The Guide aims to enable ASET holders to provide information and assistance to their clients and to assist construction industry employers and organizations in hiring and retaining Aboriginal employees. Typically, the tools it contains will be used by management of ASET holders or other Aboriginal agencies, frontline/client-facing staff in ASET holders who work directly with job seekers, and hiring managers and human resource professionals in construction employer organizations who are responsible for attracting, hiring and integrating employees.

Whether an organization is small or large, operating in an urban, rural or remote location, or has the goal of realizing a small or large initiative relating to Aboriginal employment in the construction industry, this Guide can help the organization meet its goals.

Tips on how to make the most of the Guide based on your specific goals are found here.

It Depends on Where You Work…

An important consideration when setting up an Aboriginal employment- or skills-based initiative is whether it will be established in an urban, rural, or remote location1.  ASET holders and employers may experience somewhat different needs, conditions and opportunities depending on where they will operate. Here are some examples:

  • Urban areas have a population of 1,000 or more, and no less than 400, per square kilometre.
  • Rural areas are all those areas outside urban areas.
  • Remote is a term used for rural communities that cannot easily access an urban centre by highway.

. ASETS holders and employers may experience somewhat different needs, conditions and opportunities depending on where they will operate. Examples of these include:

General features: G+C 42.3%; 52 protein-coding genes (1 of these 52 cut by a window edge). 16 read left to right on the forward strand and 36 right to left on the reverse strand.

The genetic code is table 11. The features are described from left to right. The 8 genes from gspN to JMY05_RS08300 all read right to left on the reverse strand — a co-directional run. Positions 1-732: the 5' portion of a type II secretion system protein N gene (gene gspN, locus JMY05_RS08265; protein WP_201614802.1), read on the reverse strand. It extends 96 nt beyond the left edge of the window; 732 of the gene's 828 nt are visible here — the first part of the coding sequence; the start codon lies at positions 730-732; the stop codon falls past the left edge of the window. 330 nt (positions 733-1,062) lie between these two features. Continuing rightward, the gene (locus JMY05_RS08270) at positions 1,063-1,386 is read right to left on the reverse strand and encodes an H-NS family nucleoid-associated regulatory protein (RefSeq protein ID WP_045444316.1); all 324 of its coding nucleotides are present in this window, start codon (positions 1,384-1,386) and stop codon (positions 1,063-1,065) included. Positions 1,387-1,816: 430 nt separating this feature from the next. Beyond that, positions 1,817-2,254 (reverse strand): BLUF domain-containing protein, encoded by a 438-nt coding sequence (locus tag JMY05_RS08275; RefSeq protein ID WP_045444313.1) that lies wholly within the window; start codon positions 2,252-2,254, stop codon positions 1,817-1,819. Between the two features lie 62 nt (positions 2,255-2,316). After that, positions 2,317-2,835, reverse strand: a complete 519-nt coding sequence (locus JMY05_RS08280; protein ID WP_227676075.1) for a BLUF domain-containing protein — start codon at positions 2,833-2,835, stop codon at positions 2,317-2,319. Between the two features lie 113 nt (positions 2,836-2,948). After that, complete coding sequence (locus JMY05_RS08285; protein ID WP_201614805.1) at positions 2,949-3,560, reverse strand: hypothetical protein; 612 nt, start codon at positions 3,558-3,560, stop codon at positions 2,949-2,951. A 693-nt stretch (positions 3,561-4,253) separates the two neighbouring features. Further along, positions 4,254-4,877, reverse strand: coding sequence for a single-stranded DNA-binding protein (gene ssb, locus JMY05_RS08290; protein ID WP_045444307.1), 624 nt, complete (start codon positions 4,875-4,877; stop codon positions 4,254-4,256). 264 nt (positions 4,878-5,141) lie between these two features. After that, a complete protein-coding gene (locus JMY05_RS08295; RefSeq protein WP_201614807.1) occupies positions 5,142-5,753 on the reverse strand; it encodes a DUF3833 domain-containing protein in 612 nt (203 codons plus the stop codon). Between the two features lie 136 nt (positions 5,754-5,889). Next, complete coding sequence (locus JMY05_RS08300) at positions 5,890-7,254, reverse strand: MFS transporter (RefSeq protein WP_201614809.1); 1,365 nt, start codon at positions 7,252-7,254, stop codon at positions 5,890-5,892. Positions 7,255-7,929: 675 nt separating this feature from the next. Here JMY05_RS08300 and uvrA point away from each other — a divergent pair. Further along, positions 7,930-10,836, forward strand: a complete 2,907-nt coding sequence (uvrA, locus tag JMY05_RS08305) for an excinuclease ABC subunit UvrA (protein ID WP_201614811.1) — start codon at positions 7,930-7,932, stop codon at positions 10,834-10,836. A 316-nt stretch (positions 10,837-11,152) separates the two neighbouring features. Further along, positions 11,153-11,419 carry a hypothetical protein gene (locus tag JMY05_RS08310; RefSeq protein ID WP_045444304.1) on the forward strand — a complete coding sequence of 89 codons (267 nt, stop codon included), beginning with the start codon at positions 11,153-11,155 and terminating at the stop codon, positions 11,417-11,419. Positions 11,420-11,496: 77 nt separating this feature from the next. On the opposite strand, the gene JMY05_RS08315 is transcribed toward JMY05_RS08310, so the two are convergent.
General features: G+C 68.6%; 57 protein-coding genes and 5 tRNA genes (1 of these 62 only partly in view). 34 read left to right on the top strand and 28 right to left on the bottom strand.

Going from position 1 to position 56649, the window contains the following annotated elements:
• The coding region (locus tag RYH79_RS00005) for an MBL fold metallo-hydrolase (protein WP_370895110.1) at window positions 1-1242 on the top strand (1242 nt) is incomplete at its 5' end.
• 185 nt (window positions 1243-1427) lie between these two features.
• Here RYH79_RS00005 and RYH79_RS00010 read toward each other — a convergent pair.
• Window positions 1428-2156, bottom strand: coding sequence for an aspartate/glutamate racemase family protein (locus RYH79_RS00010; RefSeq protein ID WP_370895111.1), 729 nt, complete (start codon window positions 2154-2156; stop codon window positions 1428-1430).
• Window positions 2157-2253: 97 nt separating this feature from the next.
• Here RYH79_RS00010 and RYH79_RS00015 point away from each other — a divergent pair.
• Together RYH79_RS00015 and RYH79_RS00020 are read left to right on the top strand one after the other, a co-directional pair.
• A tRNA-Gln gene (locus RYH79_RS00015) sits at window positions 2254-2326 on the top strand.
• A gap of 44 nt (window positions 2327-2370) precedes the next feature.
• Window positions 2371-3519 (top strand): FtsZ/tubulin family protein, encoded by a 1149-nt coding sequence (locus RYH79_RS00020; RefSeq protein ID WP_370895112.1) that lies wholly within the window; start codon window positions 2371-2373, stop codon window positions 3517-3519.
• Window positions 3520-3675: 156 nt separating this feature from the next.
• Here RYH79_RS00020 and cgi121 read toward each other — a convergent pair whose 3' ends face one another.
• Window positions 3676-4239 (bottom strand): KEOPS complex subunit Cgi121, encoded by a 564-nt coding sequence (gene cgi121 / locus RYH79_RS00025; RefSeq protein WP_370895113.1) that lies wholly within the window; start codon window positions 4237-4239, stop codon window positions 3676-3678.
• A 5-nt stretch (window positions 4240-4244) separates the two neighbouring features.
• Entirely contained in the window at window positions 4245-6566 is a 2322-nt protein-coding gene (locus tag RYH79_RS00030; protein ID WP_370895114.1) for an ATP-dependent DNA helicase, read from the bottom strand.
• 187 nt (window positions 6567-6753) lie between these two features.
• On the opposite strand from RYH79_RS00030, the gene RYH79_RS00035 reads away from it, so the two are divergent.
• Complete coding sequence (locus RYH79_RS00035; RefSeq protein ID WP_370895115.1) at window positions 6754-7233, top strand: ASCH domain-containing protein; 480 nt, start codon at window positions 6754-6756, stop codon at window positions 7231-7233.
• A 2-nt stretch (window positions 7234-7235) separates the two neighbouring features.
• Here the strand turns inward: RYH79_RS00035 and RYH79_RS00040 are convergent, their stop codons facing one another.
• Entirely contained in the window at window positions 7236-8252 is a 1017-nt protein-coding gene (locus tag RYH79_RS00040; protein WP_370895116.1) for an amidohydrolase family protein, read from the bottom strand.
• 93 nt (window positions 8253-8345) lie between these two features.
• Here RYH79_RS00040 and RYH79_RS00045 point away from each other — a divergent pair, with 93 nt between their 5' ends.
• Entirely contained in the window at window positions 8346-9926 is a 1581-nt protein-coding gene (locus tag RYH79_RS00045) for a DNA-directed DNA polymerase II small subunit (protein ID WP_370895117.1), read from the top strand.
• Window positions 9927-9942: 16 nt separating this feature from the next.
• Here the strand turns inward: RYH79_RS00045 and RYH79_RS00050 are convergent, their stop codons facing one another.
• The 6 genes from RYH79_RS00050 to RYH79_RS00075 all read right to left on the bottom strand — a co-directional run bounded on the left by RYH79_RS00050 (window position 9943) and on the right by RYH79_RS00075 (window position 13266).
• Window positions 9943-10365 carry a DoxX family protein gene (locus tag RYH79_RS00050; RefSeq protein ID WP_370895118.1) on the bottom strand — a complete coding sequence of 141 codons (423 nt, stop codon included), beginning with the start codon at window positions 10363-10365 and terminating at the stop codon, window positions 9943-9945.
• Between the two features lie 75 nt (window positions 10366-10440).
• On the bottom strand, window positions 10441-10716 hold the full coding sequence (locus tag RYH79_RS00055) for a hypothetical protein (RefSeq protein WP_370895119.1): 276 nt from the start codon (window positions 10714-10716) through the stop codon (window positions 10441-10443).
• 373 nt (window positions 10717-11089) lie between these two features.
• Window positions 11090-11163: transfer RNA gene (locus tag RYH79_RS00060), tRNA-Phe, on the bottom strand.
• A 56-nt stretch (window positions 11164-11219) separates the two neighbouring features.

Urban Rural Remote
Challenges
  • Urban environments can be difficult for First Nations, Métis and Inuit individuals more familiar with rural or remote environments
  • There can be greater competition for workers among employers in urban environments.
  • Access to training can be limited.
  • Travel is a challenge for rural and remote Canadians, who face far higher travel costs than urban Canadians.
  • Workers in rural and remote areas of Canada often have a different experience base  than their urban counterparts.
  • Participating in training can require costly travel and lengthy periods away from home.
  • Sustainable employment opportunities are often limited
Opportunities
  • There is a larger talent pool, with more candidates to choose from, in an urban environment.  
  • Training and employment support services are often easier to access.
  • Aboriginal communities are the only rural and remote areas where population levels are rising.
  • Local workers are usually pleased to be able to work in their home community. 
  • Hiring local workers minimizes the costs of fly-in, fly-out operations
  • Local workers know the communities and the environment

This Guide, where appropriate, highlights specific considerations for urban, rural or remote locations, including the following:

  • Case studies and comments representative of urban, rural and remote initiatives
  • Section 3: Creating Awareness
Successful Models of Rural/Remote Apprenticeship Programs
  • Section 4: Building the Foundation: Skill Development
Examples of training initiatives for urban, rural and remote areas
  • Section 5: Linking People with Opportunities
Methods of communicating job openings for urban, rural and remote areas
  • Section 6: Succeeding with Hiring and Retention:
Considerations during the selection, hiring and retention process for candidates from urban, rural, and remote areas
  • 1. According to Statistics Canada: